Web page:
First Impressions

You only have one chance to make them, as the cliché goes. It’s hard to overstate how far an initial contact can go in setting the tone for a first session, and from there, an ongoing relationship with your Mistress. Especially in this setting of professional BDSM, where Dominas get overwhelmed with prospective client emails and have to make decisions on who we’ll see or who we’ll reject, all based on limited, digital communications—it’s essential to get things started on the right foot. While every Mistress has her preferences, here are some of my personal tips and guidelines for making a favorable first impression. I think you’ll find many of them are universal.

Be aware of how your Domina likes to be addressed.

For me, it’s Mistress, or Mistress Lux, as you’ll see from my website. Simply “Lux” feels too informal coming from a stranger, and “sweetie,” “babe,” or even “beautiful” feels like I’m being catcalled. The opposite of a good first impression! Take your cues from what she calls herself, what names and titles she prefers.

Familiarize yourself with screening and deposit requirements. 

It’s always frustrating to start planning out a scene and clearing my schedule, to discover that someone isn’t aware of these policies or thinks that they can be the one exception. Have your references ready, or make peace with the idea of sacrificing a little privacy for your Mistress’s comfort. While giving up personal information can feel vulnerable, sex workers are always vulnerable when we’re inviting new clients into our lives. 

Use proper grammar and spelling, and don’t send one-liners.

I hate getting emails written in text language: “r u free?,” for example. Likewise, don’t write me a one-line email. Show me that this interaction means enough for you to take the time to write a proper introduction. I pride myself on my own written communication, and don’t like to invest the time writing thoughtful, comprehensive emails to someone who won’t offer me the same. 

Plan ahead.

I have a somewhat strict policy of not taking same-day sessions with first-time subs (or usually established ones, either). In very rare circumstances I’ll make an exception—for example, if a domme I’m close friends with personally recommends you. In general, the more planning, the better. I take a lot of time to prepare for my sessions, I take what I do seriously, and I want you to have the best experience possible. A week’s notice (or more) is always preferred.

Be thorough about what you’re seeking.

Show me you’ve thought it over, are serious, and care about making this a memorable experience. Details are great: the mood you’re desiring, what’s most important to you in a scene, how you want to feel when it’s over. List activities you’re interested in, but go deeper than just a list. When you’re newer to BDSM, it’s understandable to not know everything about what you’d enjoy, but telling me a little more than “spanking, bondage,” for example, will show me that you’re sincere and serious.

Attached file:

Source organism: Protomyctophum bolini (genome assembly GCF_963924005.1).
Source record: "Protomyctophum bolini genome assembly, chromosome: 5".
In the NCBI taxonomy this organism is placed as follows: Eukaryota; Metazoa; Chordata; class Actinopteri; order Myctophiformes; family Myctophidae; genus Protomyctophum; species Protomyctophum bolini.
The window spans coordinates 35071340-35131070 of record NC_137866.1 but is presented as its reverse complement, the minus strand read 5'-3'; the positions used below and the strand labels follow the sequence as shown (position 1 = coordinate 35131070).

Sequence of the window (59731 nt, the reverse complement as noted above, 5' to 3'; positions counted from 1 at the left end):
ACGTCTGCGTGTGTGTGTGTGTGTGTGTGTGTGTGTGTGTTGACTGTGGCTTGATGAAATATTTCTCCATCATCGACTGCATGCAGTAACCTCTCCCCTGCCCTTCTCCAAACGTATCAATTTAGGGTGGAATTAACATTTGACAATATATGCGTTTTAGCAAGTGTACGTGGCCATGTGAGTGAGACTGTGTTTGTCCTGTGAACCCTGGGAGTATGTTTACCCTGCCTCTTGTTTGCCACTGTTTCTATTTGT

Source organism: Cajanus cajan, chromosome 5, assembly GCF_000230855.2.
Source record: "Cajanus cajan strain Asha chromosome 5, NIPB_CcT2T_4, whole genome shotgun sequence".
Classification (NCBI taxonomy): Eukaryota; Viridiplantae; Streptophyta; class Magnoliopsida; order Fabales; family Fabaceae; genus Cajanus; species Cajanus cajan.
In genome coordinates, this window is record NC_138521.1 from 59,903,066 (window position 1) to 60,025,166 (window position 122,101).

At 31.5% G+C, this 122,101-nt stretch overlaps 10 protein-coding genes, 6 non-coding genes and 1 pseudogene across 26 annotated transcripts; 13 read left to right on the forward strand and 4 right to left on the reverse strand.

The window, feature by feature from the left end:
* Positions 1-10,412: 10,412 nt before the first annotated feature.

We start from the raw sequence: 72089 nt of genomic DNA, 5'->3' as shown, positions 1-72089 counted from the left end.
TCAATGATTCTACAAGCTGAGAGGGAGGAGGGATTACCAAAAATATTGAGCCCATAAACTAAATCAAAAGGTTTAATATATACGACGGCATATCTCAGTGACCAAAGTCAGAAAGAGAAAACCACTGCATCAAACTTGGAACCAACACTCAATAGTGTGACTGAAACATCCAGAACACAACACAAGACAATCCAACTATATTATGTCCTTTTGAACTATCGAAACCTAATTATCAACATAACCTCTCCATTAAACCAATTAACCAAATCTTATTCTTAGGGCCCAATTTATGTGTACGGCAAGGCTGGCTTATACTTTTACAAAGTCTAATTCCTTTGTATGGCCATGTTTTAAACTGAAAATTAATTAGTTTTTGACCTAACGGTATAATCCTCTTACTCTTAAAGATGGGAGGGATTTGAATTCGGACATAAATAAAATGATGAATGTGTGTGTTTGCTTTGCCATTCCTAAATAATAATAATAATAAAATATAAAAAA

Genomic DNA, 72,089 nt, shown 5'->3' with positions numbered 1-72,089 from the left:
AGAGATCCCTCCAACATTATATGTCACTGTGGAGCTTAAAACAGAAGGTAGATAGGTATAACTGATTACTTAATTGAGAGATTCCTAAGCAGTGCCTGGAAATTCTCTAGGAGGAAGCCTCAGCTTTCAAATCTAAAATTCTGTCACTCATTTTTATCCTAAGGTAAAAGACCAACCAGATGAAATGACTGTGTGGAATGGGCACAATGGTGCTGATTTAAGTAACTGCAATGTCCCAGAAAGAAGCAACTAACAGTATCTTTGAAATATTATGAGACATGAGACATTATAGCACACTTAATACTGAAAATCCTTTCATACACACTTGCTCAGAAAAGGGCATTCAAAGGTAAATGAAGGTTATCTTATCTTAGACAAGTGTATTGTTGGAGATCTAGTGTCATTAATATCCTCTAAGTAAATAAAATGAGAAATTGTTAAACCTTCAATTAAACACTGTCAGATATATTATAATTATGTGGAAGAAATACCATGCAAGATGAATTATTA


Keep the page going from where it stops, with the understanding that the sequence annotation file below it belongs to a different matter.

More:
Familiarize yourself with my interests, limits, and particular specialties. 

Read what I offer and what I don’t. Don’t ever ask for things that are on my hard limits list. Better yet, take the opportunity to flatter me. What caught your eye on my site? What made you decide to contact me, and not the dozens of other talented dommes in my city?

Consider sending a gift.

It’s not required, but the subs who send a gift ahead of their first session get big points with me. It doesn’t have to be expensive or showy, just something to demonstrate that you’re appreciative.  It goes a long way.

Avoid these red flags.

They can be said with the best of intentions, but there are a few things that make me cringe when I hear them from a prospective client. Don’t be that guy (or girl!).

“drama-free”: More often than not, when someone takes the initiative to tell me they’re “drama-free,” they turn out to be difficult. Don’t go into a situation with a negative presumption, expecting that “drama” is the norm, and it’s likely none will occur. Phrases like this can read as clues to your attitude and expectations. Make them positive.

“fit, white, attractive, successful”: To state it bluntly, I don’t care. What’s most important to me is that you are respectful. What’s second most important is that you’re fun to play with. Neither of these are contingent on race, body type, or socioeconomic standing. Of course, if your race, body type, or class status will be a potential factor in our scene (ie, if you have particular triggers, physical limitations, or want to be challenged  in a certain way) feel free to share. Any personal details in that context are very welcome.

“I want you to be comfortable/How can I make you comfortable?” This one is tricky, and not universally an issue, depending on context. I list it here because it’s often said in conjunction with a refusal to abide by screening or deposit policies, ie: “I won’t do what you’ve asked, but still want to see you.” In ten years of professional BDSM, I’ve discovered what makes me comfortable and outlined it clearly. By the time I’ve agreed to step into a session, I am both comfortable and usually genuinely excited.  

I hope these tips aid you in charming the dominatrix of your dreams. Be warm, be friendly, but not too informal. Make yourself stand out as someone she’s really excited to meet and play with. The extra bit of effort will pay off!

Leave a Reply